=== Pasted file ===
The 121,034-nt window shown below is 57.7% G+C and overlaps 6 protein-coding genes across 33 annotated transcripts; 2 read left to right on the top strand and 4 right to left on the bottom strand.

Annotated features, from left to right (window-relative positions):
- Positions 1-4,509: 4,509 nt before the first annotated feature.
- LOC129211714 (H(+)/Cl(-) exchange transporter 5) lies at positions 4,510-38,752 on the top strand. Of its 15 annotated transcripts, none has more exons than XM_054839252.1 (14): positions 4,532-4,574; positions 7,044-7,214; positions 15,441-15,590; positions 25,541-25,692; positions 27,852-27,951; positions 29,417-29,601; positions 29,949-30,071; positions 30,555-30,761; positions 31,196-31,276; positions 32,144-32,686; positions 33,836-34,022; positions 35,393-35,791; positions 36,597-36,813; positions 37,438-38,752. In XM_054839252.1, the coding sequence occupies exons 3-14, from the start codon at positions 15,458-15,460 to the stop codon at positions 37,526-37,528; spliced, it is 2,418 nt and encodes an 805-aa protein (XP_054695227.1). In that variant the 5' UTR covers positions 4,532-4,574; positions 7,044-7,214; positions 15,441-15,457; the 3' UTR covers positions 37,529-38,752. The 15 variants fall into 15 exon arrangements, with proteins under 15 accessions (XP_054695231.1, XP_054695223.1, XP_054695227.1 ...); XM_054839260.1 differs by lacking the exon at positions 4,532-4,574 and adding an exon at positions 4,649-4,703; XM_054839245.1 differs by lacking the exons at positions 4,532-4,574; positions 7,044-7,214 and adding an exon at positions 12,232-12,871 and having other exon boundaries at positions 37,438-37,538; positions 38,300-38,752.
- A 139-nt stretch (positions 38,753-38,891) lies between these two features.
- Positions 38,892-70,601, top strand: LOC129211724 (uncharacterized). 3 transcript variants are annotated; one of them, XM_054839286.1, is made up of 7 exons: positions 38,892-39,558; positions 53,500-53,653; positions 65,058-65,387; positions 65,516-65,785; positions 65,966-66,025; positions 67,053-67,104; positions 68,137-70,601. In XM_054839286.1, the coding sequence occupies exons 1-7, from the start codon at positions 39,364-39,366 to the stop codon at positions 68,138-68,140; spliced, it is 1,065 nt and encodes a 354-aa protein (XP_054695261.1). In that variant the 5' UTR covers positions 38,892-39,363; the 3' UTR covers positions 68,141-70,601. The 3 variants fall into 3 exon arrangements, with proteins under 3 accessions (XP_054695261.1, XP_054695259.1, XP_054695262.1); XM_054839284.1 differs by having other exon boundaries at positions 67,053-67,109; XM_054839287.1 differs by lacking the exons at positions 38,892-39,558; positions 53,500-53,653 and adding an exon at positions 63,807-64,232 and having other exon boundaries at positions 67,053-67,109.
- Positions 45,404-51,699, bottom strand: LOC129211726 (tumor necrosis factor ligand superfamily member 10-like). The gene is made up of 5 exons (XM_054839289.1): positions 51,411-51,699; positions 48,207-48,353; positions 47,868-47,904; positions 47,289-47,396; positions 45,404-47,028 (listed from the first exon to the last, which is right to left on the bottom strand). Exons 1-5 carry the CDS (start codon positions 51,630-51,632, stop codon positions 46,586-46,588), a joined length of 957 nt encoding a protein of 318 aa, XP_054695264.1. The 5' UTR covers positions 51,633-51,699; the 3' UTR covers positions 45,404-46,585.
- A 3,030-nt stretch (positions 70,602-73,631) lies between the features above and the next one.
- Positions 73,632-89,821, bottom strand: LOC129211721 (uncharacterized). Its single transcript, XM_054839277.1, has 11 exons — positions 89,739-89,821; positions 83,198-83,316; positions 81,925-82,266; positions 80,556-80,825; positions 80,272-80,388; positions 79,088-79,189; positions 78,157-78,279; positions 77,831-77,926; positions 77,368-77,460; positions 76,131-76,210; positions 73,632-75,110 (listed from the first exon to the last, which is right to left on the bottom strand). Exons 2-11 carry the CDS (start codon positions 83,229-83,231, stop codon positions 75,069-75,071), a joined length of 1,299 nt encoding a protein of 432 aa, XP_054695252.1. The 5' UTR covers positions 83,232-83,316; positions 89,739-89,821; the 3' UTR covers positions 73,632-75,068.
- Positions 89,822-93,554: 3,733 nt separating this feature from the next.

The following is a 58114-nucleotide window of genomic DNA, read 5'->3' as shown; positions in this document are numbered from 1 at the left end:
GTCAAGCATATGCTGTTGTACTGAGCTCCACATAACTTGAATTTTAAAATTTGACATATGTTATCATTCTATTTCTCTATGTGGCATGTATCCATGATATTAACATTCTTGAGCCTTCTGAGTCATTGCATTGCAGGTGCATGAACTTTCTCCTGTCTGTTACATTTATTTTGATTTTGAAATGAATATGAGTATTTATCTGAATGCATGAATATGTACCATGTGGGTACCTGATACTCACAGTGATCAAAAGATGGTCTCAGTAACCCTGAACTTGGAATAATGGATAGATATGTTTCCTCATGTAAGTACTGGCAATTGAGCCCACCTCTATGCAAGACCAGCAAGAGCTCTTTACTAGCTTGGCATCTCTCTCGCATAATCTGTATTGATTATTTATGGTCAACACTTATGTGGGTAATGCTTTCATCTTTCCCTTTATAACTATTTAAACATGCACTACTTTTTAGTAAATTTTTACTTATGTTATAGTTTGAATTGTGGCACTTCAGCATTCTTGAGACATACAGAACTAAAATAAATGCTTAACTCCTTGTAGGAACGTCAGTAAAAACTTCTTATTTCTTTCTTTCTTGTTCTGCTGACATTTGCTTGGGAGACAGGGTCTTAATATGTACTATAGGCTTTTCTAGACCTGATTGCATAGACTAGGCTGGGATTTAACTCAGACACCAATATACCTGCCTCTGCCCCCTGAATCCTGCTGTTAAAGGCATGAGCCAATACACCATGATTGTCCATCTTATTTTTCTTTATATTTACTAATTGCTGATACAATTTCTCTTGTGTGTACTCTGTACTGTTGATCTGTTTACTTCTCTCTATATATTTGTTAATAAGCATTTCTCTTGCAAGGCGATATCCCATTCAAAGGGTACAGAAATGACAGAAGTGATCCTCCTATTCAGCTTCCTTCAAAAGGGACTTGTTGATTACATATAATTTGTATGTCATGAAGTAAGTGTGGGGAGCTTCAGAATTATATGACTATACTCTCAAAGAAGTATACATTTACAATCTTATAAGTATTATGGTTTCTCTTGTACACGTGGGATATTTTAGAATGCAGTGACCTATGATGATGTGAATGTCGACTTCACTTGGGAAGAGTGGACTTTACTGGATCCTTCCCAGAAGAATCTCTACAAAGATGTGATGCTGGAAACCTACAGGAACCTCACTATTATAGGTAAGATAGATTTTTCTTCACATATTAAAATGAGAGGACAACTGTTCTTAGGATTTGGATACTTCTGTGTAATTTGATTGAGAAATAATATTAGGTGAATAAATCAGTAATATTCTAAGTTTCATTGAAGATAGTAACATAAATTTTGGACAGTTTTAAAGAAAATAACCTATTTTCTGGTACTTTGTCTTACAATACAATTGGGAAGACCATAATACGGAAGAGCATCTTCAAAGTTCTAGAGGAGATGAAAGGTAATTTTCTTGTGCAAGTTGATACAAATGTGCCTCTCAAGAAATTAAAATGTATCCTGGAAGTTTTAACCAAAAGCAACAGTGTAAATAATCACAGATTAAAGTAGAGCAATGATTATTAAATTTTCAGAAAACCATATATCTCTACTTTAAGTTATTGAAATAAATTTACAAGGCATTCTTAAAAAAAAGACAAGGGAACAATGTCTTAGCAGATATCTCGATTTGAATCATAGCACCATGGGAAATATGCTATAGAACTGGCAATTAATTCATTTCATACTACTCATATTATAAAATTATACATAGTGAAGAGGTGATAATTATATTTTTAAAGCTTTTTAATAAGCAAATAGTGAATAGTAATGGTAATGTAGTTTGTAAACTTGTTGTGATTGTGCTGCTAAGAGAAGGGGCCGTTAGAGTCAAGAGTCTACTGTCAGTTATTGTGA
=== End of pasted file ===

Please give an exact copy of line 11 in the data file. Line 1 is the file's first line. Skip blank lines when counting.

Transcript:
The following is a 58114-nucleotide window of genomic DNA, read 5'->3' as shown; positions in this document are numbered from 1 at the left end: